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Forget expensive foreign travels and rainy British beaches… you can have your summer holiday at Paisley Museum, where we’re bringing the sea and sun inside from 10 July to 19 August for the Big Summer Chill exhibition.

Like other holidays the fun just begins once you check in, and just like your favourite resort there will be something to see and do for all the family plus some fantastic competitions to be won.

For younger children there is a soft play rock pool and pirate ship where you can dig for the hidden treasure. Older children can have a go at indoor fishing or enjoy our art and reading area, and the whole family can enjoy playing our exciting array of board games with a nautical theme.

There are also great exhibits of weird and wonderful creatures that inhabit the sea.

At the big shipwreck exhibit we would like you to share your holiday memories and imagine your ideal holiday destination. This section will continue to grow as visitors, both young and old, are encouraged to contribute their memories and dreams by filling out the luggage tags on display.

Not only will visitors experience the fun and surprise of an authentic holiday in Paisley Museum, every 1000th visitor will win Family Passes to M&D’s Theme Park.

Renfrewshire Arts & Museums service are excited to be organising such an exhibition like Big Summer Chill and visitor assistants at the museum will be delighted to welcome everyone through the doors.

Big Summer Chill will run from 10 July to 19 August and is free.

For further information on our range of events and exhibitions log onto www.renfrewshire.gov.uk/museums or follow us on www.facebook.com/renfrewshirearts.

 

Paisley Museum

Sixty Years, Six Lives exhibition at Paisley Museum opens with guest speakers Joe Brady, (Head of Integration at Scottish Refugee Council) and Jimmy Muyanja from Renfrewshire Effort to Empower Minorities, (REEM).

An exhibition of photographs, Sixty Years, Six Lives by Ian Berry (Magnum Photos) to mark 60 years of the UN Refugee Convention, commissioned by the UN High Commissioner for Refugees for Refugee Week 2012 is now opened at Paisley Museum from runs to Sunday 12 August.

Photographer Ian Berry is known worldwide for his arresting, evocative photos – and as a member of the celebrated cooperative, Magnum Photos. Magnum Photos was formed following the Second World War by pioneers of photo-journalism including Robert Capa and Henri Cartier-Bresson. Today its photographers continue to chronicle the world and its people, with a powerful, individual vision. To mark the 60th anniversary of the UN Refugee Convention the UN High Commissioner for Refugees has partnered with Ian Berry and Magnum Photos to produce this exciting exhibition. Berry has photographed refugees around the UK, including Scotland, who came here seeking safety since the 1950s.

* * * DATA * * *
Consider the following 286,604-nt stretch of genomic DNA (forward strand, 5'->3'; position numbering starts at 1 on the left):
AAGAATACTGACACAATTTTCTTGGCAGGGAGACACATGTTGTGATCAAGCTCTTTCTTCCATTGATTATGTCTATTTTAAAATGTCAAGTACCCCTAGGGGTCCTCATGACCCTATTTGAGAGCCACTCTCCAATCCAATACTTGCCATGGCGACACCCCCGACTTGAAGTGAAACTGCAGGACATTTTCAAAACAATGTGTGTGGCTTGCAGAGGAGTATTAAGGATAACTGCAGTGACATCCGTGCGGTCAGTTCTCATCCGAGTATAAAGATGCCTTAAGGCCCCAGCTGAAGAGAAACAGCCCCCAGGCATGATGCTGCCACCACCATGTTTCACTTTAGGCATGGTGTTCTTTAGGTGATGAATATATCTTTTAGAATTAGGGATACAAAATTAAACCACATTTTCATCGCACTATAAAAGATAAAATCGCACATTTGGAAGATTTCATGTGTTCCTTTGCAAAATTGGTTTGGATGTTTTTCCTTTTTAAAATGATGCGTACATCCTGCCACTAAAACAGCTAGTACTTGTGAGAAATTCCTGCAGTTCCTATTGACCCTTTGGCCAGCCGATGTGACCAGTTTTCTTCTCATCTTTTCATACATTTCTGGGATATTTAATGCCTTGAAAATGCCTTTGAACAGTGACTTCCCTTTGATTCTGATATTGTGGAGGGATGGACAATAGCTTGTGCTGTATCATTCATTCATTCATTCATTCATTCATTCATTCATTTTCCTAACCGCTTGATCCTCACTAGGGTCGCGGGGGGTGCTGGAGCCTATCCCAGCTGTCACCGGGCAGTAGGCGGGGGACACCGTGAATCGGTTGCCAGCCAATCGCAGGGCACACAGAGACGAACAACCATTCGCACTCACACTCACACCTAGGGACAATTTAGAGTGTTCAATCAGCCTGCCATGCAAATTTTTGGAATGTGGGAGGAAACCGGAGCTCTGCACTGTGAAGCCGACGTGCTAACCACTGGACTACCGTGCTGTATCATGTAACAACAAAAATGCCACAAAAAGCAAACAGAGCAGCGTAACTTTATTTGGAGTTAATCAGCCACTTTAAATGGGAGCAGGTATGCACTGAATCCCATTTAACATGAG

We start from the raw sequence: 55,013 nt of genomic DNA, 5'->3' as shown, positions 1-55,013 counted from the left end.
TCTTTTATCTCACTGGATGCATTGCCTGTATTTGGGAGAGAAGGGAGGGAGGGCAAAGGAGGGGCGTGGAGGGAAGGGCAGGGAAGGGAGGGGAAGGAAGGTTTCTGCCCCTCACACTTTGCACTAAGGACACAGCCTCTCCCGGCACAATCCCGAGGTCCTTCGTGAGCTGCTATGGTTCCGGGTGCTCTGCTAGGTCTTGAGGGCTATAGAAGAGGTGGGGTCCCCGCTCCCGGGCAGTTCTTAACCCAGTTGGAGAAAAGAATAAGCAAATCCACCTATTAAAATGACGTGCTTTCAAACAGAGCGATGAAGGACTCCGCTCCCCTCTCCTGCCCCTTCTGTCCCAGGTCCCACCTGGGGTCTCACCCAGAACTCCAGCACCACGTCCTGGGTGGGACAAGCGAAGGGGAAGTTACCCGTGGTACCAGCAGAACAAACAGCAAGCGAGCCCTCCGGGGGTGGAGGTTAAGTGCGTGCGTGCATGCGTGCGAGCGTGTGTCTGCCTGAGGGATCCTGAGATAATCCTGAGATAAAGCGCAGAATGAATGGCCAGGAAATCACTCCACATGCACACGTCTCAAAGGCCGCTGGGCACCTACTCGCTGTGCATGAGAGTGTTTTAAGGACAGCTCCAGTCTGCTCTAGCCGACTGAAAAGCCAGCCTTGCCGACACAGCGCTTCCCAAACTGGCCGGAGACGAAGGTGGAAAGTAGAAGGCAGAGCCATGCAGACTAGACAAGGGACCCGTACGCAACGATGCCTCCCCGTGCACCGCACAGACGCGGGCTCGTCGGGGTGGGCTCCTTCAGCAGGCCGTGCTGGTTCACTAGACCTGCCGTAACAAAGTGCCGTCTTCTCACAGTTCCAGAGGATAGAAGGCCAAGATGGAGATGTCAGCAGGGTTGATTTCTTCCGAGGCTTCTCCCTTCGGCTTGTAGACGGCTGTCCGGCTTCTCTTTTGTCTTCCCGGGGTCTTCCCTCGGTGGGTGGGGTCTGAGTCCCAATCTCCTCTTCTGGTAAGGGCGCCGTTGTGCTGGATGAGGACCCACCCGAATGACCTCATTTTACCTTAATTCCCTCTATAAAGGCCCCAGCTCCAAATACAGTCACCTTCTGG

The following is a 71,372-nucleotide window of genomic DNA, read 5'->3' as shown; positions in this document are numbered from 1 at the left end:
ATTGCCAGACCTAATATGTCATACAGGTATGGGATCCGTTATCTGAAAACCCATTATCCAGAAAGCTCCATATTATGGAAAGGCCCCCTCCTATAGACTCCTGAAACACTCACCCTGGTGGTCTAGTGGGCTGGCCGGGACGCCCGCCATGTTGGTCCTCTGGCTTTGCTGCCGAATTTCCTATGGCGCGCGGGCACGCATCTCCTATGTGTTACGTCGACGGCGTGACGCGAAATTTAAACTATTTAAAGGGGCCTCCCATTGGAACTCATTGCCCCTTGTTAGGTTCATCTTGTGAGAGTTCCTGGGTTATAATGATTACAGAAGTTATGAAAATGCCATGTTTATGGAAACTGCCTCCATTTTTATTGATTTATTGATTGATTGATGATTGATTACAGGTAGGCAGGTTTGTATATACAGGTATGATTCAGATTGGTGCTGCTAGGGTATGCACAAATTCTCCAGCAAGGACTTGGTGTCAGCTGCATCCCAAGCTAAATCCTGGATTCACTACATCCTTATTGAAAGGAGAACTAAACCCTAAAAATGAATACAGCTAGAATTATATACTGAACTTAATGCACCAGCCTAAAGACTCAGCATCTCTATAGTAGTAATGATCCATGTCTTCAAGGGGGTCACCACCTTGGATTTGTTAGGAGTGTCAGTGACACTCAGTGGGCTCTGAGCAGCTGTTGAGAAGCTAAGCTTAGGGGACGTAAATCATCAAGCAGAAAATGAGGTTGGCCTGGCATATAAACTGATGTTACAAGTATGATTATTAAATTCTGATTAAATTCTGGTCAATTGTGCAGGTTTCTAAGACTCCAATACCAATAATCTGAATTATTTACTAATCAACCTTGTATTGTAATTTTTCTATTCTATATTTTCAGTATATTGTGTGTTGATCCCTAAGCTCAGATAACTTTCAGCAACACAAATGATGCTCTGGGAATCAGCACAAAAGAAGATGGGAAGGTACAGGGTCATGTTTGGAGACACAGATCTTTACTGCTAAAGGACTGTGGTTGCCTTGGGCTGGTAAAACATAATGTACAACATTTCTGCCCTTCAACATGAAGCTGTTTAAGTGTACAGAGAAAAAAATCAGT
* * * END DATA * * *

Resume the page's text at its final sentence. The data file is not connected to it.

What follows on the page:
Joe Brady (SRC) and Jimmy Muyanja (REEM) opened the exhibition with a fascinating talk on the issues refugees face and their contribution to cultural diversity in Scotland.

Joe Brady, Scottish Refugee Council:

The Arts play an important part of the integration process for refugees. It offers opportunities to build bonds, create links and friendships; Sixty Years, Six Lives is a great example of this. The exhibition is a valuable insight into the courage needed to restart your life in different countries. The theme of this year’s Refugee Week is ‘Spirit’; the people of Paisley have always shown great spirit and enthusiasm in welcoming refugees. Long may it continue.

The exhibition will precede and run throughout Refugee Week 2012 (June 18-24). It is one of over 110 events that make up the programme for Refugee Week Scotland which celebrates the contributions refugees have made to the UK, and marks 60 years since the lifesaving UN Refugee Convention was created.

Cllr Iain McMillan, Convener of Community and Family Care:

Paisley Museum

This is the third consecutive year that Renfrewshire council’s arts and museums service has participated in Refugee Week Scotland and I am particularly delighted that Paisley museum is hosting this exhibition of specially commissioned work to mark the 60th anniversary of the UN refugee convention. Events such as this provide an opportunity for people to gain insight to, and understanding of, the issues faced by refugees, and are an excellent example of how art and culture can have a positive impact on the lives of those

who connect with it.

Sixty Years, Six Lives runs from Tuesday 19 June to Sunday 12 August. Admission is free and there is no need to book.

For further information on our events log onto www.renfrewshire.gov/museums.

 

A week-long series of events is being held by Renfrewshire Council to raise awareness about the help and support available to people with learning disabilities.

Learning Disability Week (18 – 22 June) is being staged in partnership with Mencap, the national learning disability charity.